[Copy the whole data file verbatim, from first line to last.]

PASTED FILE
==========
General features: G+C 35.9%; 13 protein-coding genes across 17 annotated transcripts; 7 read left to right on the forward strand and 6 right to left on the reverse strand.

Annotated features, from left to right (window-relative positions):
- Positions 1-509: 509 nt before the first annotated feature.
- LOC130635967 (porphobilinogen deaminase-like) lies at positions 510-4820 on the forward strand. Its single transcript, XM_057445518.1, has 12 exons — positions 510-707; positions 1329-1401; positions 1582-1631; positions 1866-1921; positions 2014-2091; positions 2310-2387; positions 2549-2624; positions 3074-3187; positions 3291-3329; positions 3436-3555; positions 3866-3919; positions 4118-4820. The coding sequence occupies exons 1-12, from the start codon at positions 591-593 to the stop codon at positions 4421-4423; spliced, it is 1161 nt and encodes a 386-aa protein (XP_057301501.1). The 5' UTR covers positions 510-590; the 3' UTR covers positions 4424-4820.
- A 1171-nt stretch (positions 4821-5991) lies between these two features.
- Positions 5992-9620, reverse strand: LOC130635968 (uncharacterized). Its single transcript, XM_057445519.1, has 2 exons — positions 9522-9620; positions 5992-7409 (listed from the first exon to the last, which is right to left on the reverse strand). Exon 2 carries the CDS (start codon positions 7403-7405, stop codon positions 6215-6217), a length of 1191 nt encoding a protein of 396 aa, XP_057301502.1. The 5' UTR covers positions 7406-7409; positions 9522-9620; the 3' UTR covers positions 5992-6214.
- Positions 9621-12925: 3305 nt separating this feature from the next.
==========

General features: G+C 35.9%; 13 protein-coding genes across 17 annotated transcripts; 7 read left to right on the forward strand and 6 right to left on the reverse strand.

Annotated features, from left to right (window-relative positions):
- Positions 1-509: 509 nt before the first annotated feature.
- LOC130635967 (porphobilinogen deaminase-like) lies at positions 510-4820 on the forward strand. Its single transcript, XM_057445518.1, has 12 exons — positions 510-707; positions 1329-1401; positions 1582-1631; positions 1866-1921; positions 2014-2091; positions 2310-2387; positions 2549-2624; positions 3074-3187; positions 3291-3329; positions 3436-3555; positions 3866-3919; positions 4118-4820. The coding sequence occupies exons 1-12, from the start codon at positions 591-593 to the stop codon at positions 4421-4423; spliced, it is 1161 nt and encodes a 386-aa protein (XP_057301501.1). The 5' UTR covers positions 510-590; the 3' UTR covers positions 4424-4820.
- A 1171-nt stretch (positions 4821-5991) lies between these two features.
- Positions 5992-9620, reverse strand: LOC130635968 (uncharacterized). Its single transcript, XM_057445519.1, has 2 exons — positions 9522-9620; positions 5992-7409 (listed from the first exon to the last, which is right to left on the reverse strand). Exon 2 carries the CDS (start codon positions 7403-7405, stop codon positions 6215-6217), a length of 1191 nt encoding a protein of 396 aa, XP_057301502.1. The 5' UTR covers positions 7406-7409; positions 9522-9620; the 3' UTR covers positions 5992-6214.
- Positions 9621-12925: 3305 nt separating this feature from the next.